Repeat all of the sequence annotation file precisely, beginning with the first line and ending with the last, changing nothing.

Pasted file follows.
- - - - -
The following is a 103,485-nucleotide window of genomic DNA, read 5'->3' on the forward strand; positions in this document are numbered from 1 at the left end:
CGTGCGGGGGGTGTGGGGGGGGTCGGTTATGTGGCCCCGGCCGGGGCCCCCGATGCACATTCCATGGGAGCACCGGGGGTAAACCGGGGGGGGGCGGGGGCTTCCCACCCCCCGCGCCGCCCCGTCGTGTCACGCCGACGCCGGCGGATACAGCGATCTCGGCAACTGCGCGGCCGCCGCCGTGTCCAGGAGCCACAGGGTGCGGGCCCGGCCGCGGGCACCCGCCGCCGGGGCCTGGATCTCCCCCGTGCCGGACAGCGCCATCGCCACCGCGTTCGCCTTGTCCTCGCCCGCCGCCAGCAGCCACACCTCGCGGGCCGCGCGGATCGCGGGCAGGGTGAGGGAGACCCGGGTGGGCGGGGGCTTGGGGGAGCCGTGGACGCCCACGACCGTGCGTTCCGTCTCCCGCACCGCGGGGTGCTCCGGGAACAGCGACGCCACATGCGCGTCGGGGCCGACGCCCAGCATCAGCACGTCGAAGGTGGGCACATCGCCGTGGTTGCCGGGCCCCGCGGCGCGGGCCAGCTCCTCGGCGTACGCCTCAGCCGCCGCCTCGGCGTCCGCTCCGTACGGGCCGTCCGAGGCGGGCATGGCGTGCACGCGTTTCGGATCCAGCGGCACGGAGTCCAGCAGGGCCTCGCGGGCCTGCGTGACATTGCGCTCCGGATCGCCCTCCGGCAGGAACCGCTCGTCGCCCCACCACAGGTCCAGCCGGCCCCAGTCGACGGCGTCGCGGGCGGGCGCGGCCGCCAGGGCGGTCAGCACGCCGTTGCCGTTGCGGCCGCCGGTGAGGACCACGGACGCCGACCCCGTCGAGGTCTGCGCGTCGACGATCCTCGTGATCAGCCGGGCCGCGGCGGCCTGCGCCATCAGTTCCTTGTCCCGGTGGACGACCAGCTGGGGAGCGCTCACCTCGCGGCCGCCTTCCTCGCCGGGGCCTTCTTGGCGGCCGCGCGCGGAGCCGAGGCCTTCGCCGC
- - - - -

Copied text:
The following is a 103,485-nucleotide window of genomic DNA, read 5'->3' on the forward strand; positions in this document are numbered from 1 at the left end:
CGTGCGGGGGGTGTGGGGGGGGTCGGTTATGTGGCCCCGGCCGGGGCCCCCGATGCACATTCCATGGGAGCACCGGGGGTAAACCGGGGGGGGGCGGGGGCTTCCCACCCCCCGCGCCGCCCCGTCGTGTCACGCCGACGCCGGCGGATACAGCGATCTCGGCAACTGCGCGGCCGCCGCCGTGTCCAGGAGCCACAGGGTGCGGGCCCGGCCGCGGGCACCCGCCGCCGGGGCCTGGATCTCCCCCGTGCCGGACAGCGCCATCGCCACCGCGTTCGCCTTGTCCTCGCCCGCCGCCAGCAGCCACACCTCGCGGGCCGCGCGGATCGCGGGCAGGGTGAGGGAGACCCGGGTGGGCGGGGGCTTGGGGGAGCCGTGGACGCCCACGACCGTGCGTTCCGTCTCCCGCACCGCGGGGTGCTCCGGGAACAGCGACGCCACATGCGCGTCGGGGCCGACGCCCAGCATCAGCACGTCGAAGGTGGGCACATCGCCGTGGTTGCCGGGCCCCGCGGCGCGGGCCAGCTCCTCGGCGTACGCCTCAGCCGCCGCCTCGGCGTCCGCTCCGTACGGGCCGTCCGAGGCGGGCATGGCGTGCACGCGTTTCGGATCCAGCGGCACGGAGTCCAGCAGGGCCTCGCGGGCCTGCGTGACATTGCGCTCCGGATCGCCCTCCGGCAGGAACCGCTCGTCGCCCCACCACAGGTCCAGCCGGCCCCAGTCGACGGCGTCGCGGGCGGGCGCGGCCGCCAGGGCGGTCAGCACGCCGTTGCCGTTGCGGCCGCCGGTGAGGACCACGGACGCCGACCCCGTCGAGGTCTGCGCGTCGACGATCCTCGTGATCAGCCGGGCCGCGGCGGCCTGCGCCATCAGTTCCTTGTCCCGGTGGACGACCAGCTGGGGAGCGCTCACCTCGCGGCCGCCTTCCTCGCCGGGGCCTTCTTGGCGGCCGCGCGCGGAGCCGAGGCCTTCGCCGC